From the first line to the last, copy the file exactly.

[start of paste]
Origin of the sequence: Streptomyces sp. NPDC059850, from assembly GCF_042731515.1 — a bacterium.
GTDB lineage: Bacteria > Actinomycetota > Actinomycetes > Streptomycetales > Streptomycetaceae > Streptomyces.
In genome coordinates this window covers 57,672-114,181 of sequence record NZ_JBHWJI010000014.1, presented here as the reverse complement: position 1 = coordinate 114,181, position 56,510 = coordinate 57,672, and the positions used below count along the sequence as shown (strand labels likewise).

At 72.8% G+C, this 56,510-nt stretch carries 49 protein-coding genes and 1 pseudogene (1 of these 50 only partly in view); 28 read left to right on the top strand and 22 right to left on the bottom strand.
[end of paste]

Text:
Origin of the sequence: Streptomyces sp. NPDC059850, from assembly GCF_042731515.1 — a bacterium.
GTDB lineage: Bacteria > Actinomycetota > Actinomycetes > Streptomycetales > Streptomycetaceae > Streptomyces.
In genome coordinates this window covers 57,672-114,181 of sequence record NZ_JBHWJI010000014.1, presented here as the reverse complement: position 1 = coordinate 114,181, position 56,510 = coordinate 57,672, and the positions used below count along the sequence as shown (strand labels likewise).

At 72.8% G+C, this 56,510-nt stretch carries 49 protein-coding genes and 1 pseudogene (1 of these 50 only partly in view); 28 read left to right on the top strand and 22 right to left on the bottom strand.